The Mona Lisa was set in this surprising Italian town, geologist claims

Leah Dolan, CNN | 5/17/2024, 12:15 p.m.
Leonardo da Vinci’s Mona Lisa — one of the most famous paintings in the world — is shrouded in mystery; …
The "sawtooth" pattern present in the mountain range was one illuminating factor for Pizzorusso's theory. Mandatory Credit: VCG Wilson/Corbis/Getty Images via CNN Newsource

Leonardo da Vinci’s Mona Lisa — one of the most famous paintings in the world — is shrouded in mystery; from questions around the figures identity, to her puzzling, enigmatic expression. Now, at least one of the artwork’s secrets has been revealed, according to a geologist based in Italy.

Ann Pizzorusso, who is both a geologist and an art historian specializing in Leonardo and the Renaissance era, believes she has deduced the location of the Mona Lisa using her geological expertise.

Three decades ago, Pizzorusso visited the town of Lecco on the southeastern shore of Lake Como in Italy — where she believes the painting is set — to retrace Leonardo’s steps, armed with diary entries and drawings from the artist. “In his notebook he mentions being in Lecco,” she told CNN in a phone interview. “He was working as an engineer.”

According to Pizzorusso, the project Leonardo was working on was canceled, but his geological field sketches remained (one red chalk drawing of a mountain range near Lecco belongs to the Royal Collection at Windsor, London).

While Pizzorusso is not the first to have theorized on the location of the Mona Lisa (in 2011, an art historian attributed the painting’s scenery to a small town called Bobbio, while another to Arezzo) she believes she is the first geologist.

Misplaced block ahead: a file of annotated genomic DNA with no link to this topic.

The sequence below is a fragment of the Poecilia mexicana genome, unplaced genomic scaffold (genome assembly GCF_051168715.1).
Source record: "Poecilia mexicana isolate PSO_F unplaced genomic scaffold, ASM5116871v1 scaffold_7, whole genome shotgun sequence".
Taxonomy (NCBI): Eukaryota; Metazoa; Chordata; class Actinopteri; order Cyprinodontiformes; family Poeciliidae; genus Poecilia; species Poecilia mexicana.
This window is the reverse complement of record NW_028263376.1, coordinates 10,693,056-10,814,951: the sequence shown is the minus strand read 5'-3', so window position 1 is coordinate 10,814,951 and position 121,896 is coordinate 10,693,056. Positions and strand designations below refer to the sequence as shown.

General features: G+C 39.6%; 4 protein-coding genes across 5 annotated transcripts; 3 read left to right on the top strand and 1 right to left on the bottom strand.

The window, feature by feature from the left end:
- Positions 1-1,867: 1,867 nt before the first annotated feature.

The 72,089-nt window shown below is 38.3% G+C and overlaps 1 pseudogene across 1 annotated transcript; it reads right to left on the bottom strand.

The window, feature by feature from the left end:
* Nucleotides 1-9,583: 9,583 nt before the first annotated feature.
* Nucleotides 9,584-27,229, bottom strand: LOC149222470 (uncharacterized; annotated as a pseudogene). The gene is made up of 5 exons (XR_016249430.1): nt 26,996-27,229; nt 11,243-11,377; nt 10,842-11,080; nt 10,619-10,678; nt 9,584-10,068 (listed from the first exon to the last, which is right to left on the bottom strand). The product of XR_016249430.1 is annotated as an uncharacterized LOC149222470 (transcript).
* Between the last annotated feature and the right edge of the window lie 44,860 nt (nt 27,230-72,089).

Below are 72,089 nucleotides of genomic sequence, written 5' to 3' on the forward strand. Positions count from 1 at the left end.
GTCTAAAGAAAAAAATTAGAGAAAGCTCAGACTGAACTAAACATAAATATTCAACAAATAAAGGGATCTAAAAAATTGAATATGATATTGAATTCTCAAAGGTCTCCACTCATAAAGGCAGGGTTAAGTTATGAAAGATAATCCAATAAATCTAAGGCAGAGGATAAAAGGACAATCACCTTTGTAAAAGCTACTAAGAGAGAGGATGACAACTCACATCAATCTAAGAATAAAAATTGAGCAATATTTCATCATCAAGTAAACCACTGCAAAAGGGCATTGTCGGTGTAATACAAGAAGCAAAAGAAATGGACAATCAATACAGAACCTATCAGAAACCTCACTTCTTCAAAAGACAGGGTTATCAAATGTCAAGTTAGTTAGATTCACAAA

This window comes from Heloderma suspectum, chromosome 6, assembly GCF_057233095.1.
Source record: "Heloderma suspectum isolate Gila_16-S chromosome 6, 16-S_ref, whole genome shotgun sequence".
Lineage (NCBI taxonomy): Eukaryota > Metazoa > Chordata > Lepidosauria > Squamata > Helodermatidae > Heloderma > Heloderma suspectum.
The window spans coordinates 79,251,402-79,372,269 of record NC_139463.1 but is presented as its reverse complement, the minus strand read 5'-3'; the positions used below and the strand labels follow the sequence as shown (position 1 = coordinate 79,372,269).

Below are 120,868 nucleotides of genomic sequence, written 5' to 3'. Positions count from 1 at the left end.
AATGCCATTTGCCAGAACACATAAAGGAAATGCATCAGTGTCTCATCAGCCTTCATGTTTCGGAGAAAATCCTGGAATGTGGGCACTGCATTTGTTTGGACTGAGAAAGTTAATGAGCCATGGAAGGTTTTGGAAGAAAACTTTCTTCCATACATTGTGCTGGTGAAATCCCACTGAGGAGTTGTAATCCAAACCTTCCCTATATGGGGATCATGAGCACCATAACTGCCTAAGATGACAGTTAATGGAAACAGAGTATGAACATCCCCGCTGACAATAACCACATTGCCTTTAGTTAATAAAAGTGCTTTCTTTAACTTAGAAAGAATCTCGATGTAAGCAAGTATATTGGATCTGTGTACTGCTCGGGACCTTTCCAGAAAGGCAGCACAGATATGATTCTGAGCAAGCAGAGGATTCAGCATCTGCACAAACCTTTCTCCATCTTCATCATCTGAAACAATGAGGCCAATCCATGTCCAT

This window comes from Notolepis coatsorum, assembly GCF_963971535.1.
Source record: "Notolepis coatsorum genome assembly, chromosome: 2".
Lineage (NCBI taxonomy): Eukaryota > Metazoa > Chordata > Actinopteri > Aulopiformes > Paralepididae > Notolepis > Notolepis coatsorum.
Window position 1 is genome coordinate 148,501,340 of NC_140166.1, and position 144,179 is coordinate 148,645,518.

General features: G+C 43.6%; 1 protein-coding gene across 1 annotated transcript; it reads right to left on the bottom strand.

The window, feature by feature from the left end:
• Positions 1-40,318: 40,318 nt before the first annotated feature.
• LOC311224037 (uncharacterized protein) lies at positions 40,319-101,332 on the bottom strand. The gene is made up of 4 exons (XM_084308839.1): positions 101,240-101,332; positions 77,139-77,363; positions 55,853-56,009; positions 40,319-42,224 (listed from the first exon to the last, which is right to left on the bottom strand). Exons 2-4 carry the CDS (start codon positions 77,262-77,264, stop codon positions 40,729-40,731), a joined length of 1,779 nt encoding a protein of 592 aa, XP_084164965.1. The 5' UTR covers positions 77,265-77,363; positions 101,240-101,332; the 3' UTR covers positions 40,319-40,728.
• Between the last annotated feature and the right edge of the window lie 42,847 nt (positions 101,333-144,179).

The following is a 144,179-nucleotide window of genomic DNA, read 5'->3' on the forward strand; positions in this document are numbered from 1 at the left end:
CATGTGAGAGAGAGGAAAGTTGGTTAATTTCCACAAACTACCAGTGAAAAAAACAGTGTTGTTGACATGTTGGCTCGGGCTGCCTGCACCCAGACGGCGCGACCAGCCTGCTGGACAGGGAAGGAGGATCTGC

Previous calculations have concentrated on the arched bridge over the Mona Lisa’s right shoulder. However, Pizzorusso insists more can be gleaned from the unique rock formation in the horizon. “Bridges are fungible,” she said. “If you look in the background, you’ll see pinnacles. It’s a type of erosion that happens in limestone that has fractures in it and breaks off in blocks, almost like a sawtooth pattern… We can show limestone exists in (Lecco). When you look at the Mona Lisa, there’s a series of mountains in the background that have this sawtooth pattern.”

Similarly, the body of water behind Mona Lisa is geologically specific, believed by Pizzorusso to be Lake Como — a subalpine glacial lake dating back around 10,000 years. “If you look behind her you have the elongated glacial lakes that have a particular form like fingers,” she said. “Because when the glacier moved it scoured out certain pieces of land.”

Despite her confidence, Pizzorusso kept her inkling quiet for 30 years, telling only other Leonardo scholars in casual conversation. She returned to Lecco this week, still assured that “everything added up,” and will now present her findings at a geology conference in the town.

While the pairing of earth science and art history may seem disparate, Pizzorusso argues the interdisciplinary approach can enrich the viewing experience of Leonardo’s work. “Botticelli, even Michelangelo did terrible backgrounds because they felt the figures were more important,” she told CNN. “If the background is painted right, it gives you more of an appreciation for nature.” Though Pizzorusso admits she is surprised at the widespread interest. “Maybe (Leonardo) was trying to channel me for the environmental movement or something,” she joked. “It’s a testament to how much people love this painting.”

But the discovery may only lead to more mystery. If the location is Lecco, as Pizzorusso suggests, more questions remain as to why the renowned painter chose that particular spot, for this particular portrait.

“We don’t know who (Mona Lisa) is, some believe she was a rich Tuscan merchant’s wife,” she said, referring to a popular historical theory that proposes the figure was based on Italian noblewoman Lisa Gherardini. “Why did he put her in this wild, untamed environment? This is not Tuscany. What was he trying to tell us by putting this serene, enigmatic lady in this rugged, alpine environment?” Said Pizzorusso.

“I’m really intrigued as to what his message was to us.”